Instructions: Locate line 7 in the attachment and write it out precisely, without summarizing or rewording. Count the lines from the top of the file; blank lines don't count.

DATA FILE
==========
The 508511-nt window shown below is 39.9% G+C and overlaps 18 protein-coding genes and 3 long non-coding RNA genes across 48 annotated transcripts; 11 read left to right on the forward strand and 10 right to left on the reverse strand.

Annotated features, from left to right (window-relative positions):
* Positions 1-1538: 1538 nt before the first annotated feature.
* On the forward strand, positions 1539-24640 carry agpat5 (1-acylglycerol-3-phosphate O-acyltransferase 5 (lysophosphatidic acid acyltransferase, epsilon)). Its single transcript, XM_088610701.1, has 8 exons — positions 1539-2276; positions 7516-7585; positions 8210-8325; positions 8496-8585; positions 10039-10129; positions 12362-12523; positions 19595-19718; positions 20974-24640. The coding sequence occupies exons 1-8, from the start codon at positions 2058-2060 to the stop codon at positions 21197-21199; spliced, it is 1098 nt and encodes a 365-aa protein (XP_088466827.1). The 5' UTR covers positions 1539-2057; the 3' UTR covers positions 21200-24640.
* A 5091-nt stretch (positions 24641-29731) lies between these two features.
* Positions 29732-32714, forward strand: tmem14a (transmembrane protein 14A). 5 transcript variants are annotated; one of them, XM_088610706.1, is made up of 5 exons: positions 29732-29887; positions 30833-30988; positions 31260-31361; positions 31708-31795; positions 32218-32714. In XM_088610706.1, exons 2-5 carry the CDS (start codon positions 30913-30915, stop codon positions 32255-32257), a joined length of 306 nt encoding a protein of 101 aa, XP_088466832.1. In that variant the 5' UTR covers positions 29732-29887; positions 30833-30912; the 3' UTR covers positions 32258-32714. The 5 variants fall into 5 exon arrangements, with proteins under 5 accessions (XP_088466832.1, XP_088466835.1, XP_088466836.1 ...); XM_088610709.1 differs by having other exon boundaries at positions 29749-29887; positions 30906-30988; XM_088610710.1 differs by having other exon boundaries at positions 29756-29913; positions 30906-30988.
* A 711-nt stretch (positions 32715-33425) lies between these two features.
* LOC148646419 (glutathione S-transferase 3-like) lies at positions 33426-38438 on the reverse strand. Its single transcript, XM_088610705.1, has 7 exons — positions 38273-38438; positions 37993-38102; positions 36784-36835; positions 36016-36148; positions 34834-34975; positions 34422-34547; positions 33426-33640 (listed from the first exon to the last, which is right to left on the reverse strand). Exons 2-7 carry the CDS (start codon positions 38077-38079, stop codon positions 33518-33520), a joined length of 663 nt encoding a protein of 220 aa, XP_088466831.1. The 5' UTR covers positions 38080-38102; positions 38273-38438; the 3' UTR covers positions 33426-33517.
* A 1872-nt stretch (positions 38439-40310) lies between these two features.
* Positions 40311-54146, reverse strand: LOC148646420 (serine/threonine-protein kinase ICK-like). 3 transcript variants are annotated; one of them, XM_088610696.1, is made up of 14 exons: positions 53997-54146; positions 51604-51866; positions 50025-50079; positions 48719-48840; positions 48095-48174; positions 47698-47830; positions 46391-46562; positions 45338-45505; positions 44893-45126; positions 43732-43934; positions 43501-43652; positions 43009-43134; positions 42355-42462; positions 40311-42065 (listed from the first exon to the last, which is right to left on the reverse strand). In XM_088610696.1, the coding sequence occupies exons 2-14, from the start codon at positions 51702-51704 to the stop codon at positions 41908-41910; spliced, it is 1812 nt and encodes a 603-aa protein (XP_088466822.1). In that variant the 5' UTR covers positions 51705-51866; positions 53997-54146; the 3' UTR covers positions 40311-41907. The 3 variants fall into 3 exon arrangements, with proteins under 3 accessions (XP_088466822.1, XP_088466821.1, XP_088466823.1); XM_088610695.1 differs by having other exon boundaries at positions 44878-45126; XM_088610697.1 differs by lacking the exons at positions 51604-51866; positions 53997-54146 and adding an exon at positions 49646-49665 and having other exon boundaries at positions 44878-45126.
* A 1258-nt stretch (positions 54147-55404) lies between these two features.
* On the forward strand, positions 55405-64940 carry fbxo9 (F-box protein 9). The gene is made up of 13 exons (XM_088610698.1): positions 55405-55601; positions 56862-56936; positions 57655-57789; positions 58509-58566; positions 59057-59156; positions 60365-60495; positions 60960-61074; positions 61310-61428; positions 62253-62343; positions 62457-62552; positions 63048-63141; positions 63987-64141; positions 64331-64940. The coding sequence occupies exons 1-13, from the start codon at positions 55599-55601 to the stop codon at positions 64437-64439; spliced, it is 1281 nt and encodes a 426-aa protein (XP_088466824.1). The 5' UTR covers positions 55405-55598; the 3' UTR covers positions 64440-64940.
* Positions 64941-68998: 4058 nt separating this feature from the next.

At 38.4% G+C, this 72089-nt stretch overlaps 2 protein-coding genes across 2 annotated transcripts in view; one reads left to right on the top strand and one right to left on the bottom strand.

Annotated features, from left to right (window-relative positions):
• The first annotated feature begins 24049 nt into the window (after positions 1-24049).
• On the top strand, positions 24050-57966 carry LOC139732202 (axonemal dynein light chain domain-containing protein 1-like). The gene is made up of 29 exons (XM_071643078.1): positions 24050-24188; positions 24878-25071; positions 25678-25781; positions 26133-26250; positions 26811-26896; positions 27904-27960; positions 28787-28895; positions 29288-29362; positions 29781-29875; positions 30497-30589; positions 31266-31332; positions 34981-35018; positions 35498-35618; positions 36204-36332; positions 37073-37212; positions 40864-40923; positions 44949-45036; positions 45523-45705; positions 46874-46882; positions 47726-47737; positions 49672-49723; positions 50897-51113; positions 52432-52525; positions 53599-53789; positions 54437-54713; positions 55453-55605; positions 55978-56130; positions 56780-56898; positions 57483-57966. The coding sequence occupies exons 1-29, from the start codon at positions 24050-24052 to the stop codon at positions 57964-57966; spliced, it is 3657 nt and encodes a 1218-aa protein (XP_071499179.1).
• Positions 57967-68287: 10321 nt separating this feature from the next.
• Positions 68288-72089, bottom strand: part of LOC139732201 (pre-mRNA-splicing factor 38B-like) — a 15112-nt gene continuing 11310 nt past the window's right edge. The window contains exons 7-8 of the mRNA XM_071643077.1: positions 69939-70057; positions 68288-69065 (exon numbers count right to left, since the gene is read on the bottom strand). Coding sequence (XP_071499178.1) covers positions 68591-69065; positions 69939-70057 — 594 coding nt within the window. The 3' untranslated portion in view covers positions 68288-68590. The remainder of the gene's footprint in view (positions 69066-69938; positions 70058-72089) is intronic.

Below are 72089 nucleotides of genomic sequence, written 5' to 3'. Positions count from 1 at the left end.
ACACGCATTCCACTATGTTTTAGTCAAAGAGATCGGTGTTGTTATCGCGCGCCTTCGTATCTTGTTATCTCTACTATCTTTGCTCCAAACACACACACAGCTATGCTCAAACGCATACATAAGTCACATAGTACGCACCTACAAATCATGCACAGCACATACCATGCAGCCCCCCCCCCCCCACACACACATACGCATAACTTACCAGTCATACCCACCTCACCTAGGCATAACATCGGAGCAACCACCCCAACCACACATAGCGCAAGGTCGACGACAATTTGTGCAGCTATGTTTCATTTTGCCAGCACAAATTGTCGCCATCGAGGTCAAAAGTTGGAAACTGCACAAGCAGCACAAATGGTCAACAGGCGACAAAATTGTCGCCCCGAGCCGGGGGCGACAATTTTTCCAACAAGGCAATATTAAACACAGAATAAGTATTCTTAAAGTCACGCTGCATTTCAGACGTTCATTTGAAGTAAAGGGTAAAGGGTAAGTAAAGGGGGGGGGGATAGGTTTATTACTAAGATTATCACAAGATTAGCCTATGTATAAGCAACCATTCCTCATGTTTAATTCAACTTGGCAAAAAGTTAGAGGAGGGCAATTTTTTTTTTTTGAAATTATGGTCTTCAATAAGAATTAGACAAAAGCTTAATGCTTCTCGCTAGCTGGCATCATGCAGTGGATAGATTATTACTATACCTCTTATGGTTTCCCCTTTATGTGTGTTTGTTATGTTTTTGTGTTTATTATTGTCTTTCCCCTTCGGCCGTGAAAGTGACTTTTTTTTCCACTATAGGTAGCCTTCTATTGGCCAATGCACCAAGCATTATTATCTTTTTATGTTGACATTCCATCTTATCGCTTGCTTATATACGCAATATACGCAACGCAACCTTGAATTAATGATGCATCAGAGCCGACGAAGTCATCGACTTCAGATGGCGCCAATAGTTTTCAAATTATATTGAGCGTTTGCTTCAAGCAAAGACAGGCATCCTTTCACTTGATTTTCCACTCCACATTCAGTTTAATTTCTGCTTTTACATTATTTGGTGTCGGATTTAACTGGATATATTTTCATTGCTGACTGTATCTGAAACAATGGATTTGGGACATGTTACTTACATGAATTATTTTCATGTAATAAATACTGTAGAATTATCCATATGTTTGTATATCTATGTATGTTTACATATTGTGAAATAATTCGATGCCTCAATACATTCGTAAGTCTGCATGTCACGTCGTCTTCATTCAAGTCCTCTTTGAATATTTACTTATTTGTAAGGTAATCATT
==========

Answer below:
* A 711-nt stretch (positions 32715-33425) lies between these two features.